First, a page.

“I figured I would carry petitions, have a vote and I’d move on,” Parietti said, laughing at what started his political odyssey. “I found it exciting. In the end, I was naive to the political corruption on the local level. We put the petitions in and got no response for a couple of months before the town threw them out.”
The delays and rejection of a public vote “really struck a chord deep inside of me,” he said.
The experience kicked off a bitter and contentious relationship with the town hierarchy, especially then-Supervisor Christopher St. Lawrence. More than a decade later, Parietti and others would celebrate St. Lawrence being convicted of federal charges involving wire fraud and borrowing money involving the financing of the baseball stadium and sentenced to 30 months in prison.
The town’s response emboldened Parietti to change the system by winning office or helping residents of like mind get elected. He’s run as a Democrat, Republican, and on the Preserve Ramapo line.
In 2012, voters backed a ward system and adding a sixth Town Board member but write-in ballots of non-registered voters provided the margin of defeat. Parietti and fellow activist Bob Romanowski went to state court and contended the town quietly allowed non-registered voters to cast ballots, which is allowed in special elections. Parietti and Romanowski argued the case on appeal but after two years they lost.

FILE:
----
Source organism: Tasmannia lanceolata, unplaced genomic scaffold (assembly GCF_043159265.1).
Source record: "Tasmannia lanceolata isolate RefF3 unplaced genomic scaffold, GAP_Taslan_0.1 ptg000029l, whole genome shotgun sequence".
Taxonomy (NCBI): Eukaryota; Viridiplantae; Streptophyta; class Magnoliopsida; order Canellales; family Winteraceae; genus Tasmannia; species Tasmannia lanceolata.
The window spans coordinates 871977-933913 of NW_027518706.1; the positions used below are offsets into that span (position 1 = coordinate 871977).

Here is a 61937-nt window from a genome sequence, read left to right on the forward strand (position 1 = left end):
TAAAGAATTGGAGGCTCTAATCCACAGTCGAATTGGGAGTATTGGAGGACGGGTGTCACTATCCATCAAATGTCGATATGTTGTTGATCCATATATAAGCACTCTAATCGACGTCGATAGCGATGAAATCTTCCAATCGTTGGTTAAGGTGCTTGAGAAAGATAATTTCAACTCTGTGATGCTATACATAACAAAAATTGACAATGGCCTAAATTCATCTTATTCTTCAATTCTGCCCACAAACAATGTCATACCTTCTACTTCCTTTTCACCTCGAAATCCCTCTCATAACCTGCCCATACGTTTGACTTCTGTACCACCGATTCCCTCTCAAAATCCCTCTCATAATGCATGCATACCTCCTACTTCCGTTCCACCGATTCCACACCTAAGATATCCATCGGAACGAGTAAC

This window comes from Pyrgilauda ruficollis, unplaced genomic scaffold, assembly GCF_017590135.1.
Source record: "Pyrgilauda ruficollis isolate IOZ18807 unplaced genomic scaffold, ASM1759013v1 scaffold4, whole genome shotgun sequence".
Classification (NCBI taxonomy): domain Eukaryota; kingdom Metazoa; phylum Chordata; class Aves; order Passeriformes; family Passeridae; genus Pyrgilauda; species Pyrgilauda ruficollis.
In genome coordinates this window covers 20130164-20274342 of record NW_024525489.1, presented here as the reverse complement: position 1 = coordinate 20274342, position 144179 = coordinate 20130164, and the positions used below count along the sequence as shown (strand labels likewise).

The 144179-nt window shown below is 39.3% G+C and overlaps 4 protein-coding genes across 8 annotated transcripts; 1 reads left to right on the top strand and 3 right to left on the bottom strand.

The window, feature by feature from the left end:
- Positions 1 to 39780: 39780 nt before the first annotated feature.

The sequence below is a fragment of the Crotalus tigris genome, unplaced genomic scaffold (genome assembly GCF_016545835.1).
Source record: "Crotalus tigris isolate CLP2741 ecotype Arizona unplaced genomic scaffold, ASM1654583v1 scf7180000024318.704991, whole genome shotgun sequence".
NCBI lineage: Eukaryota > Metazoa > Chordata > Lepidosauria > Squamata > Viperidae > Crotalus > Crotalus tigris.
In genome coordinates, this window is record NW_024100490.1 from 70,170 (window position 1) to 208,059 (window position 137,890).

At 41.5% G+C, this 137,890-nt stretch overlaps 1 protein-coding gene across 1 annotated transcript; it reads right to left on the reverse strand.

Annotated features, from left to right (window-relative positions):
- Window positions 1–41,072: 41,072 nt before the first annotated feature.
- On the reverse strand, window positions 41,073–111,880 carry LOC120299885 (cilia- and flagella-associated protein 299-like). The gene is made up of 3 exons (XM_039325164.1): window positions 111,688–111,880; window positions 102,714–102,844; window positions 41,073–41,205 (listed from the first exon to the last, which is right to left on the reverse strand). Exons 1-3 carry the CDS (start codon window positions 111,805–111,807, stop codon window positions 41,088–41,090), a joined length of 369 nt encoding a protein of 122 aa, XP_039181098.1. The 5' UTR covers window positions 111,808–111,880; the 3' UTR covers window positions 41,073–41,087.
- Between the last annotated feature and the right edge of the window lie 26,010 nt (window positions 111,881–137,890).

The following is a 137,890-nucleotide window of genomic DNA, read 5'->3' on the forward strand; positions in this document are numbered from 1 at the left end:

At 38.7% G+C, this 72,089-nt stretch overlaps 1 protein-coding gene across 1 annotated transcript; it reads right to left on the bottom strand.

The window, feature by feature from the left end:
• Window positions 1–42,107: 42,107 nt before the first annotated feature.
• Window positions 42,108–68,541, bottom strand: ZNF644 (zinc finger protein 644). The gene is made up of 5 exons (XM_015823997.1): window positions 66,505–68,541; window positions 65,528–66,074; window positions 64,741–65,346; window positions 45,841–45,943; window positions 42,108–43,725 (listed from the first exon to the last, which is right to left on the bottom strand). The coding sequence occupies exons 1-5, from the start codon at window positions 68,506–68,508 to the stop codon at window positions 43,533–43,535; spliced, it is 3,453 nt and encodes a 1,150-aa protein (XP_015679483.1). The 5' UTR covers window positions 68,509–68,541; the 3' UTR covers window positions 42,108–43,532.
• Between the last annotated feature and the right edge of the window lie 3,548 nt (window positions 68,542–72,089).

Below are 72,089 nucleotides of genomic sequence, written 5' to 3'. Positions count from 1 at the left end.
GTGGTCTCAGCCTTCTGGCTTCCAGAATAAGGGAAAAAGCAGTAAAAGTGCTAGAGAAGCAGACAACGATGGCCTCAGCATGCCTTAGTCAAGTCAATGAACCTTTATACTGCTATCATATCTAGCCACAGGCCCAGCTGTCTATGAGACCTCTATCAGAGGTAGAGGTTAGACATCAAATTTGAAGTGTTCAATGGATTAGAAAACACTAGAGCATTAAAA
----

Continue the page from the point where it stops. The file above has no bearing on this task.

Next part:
Parietti became one of the original organizers in 2003 of Preserve Ramapo, a grassroots group that garnered a reputation for being anti-Hasidim, and then the Preserve Ramapo Independent Party line in 2005 and Preserve Rockland movement in 2015.
Michael Castelluccio of Preserve Ramapo said Parietti, a friend and co-activist for two decades, has worked on behalf of homeowners and schools against special interests and corruption in local politics.
He said Parietti is “neither a machine politician nor someone seeking office for his own advancement.”
Parietti “is one of the most principled and steadfast persons that I have ever known. He has an analytical mind and the tenacity to get things done,” Casteluccio said.
Romanowski said he and Parietti were drawn together by their fight against Town Hall and a desire for a ward voting system.
“Mike is not controlled by special interests,” Romanowski said. “He is an independent thinker and a tireless worker that is dedicated to the cause of fair and open government for all.”
Parietti said he’s trying to stand up for what he believes in his sense of duty, cobbled from being a platoon leader and executive officer in the 10th Mountain Division. A qualified airborne ranger, he retired as a captain after more than five years of active duty.
Parietti has a biotechnology degree from Penn State University and has been a Rockland County Planning Board member for six years. He is a caregiver for his mother.
“In Ramapo, I’ve run against long odds,” he said. “I never thought I had a great chance of winning. I am not a political soldier of fortune tilting at windmills. Maybe it’s my West Point attitude or being a wrestler, but this situation in Ramapo came to me. I didn’t seek it out.”
Read the complete Journal News article here.